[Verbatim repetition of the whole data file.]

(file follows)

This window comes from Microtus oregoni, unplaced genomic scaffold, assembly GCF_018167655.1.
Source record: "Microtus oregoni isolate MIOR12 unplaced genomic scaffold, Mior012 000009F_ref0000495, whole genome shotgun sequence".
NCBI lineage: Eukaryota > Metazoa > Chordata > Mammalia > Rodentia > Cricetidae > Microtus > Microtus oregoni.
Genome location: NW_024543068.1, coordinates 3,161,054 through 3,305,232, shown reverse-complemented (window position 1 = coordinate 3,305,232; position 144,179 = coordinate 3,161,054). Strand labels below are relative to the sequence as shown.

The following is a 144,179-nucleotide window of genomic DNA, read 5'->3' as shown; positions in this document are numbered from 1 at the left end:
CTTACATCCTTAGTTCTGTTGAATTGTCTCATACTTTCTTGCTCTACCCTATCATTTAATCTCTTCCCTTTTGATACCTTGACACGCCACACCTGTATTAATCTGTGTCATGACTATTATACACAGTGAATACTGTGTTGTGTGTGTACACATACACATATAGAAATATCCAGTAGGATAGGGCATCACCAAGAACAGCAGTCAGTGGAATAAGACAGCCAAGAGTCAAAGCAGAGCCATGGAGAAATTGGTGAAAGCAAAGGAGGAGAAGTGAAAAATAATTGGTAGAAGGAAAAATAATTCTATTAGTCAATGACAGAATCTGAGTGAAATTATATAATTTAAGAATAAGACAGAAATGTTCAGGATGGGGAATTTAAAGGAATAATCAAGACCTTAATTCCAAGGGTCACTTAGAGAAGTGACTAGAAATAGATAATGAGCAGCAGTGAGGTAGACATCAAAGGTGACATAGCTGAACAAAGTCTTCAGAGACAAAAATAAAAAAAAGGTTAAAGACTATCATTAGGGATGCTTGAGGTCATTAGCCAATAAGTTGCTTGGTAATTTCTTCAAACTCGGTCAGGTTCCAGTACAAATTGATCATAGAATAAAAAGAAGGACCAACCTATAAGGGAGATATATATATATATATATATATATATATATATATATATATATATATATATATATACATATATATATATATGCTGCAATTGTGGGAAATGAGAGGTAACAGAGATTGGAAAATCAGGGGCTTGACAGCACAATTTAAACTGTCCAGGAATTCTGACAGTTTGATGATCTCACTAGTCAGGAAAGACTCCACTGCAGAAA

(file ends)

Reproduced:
This window comes from Microtus oregoni, unplaced genomic scaffold, assembly GCF_018167655.1.
Source record: "Microtus oregoni isolate MIOR12 unplaced genomic scaffold, Mior012 000009F_ref0000495, whole genome shotgun sequence".
NCBI lineage: Eukaryota > Metazoa > Chordata > Mammalia > Rodentia > Cricetidae > Microtus > Microtus oregoni.
Genome location: NW_024543068.1, coordinates 3,161,054 through 3,305,232, shown reverse-complemented (window position 1 = coordinate 3,305,232; position 144,179 = coordinate 3,161,054). Strand labels below are relative to the sequence as shown.

The following is a 144,179-nucleotide window of genomic DNA, read 5'->3' as shown; positions in this document are numbered from 1 at the left end:
CTTACATCCTTAGTTCTGTTGAATTGTCTCATACTTTCTTGCTCTACCCTATCATTTAATCTCTTCCCTTTTGATACCTTGACACGCCACACCTGTATTAATCTGTGTCATGACTATTATACACAGTGAATACTGTGTTGTGTGTGTACACATACACATATAGAAATATCCAGTAGGATAGGGCATCACCAAGAACAGCAGTCAGTGGAATAAGACAGCCAAGAGTCAAAGCAGAGCCATGGAGAAATTGGTGAAAGCAAAGGAGGAGAAGTGAAAAATAATTGGTAGAAGGAAAAATAATTCTATTAGTCAATGACAGAATCTGAGTGAAATTATATAATTTAAGAATAAGACAGAAATGTTCAGGATGGGGAATTTAAAGGAATAATCAAGACCTTAATTCCAAGGGTCACTTAGAGAAGTGACTAGAAATAGATAATGAGCAGCAGTGAGGTAGACATCAAAGGTGACATAGCTGAACAAAGTCTTCAGAGACAAAAATAAAAAAAAGGTTAAAGACTATCATTAGGGATGCTTGAGGTCATTAGCCAATAAGTTGCTTGGTAATTTCTTCAAACTCGGTCAGGTTCCAGTACAAATTGATCATAGAATAAAAAGAAGGACCAACCTATAAGGGAGATATATATATATATATATATATATATATATATATATATATATATATATATATATACATATATATATATATGCTGCAATTGTGGGAAATGAGAGGTAACAGAGATTGGAAAATCAGGGGCTTGACAGCACAATTTAAACTGTCCAGGAATTCTGACAGTTTGATGATCTCACTAGTCAGGAAAGACTCCACTGCAGAAA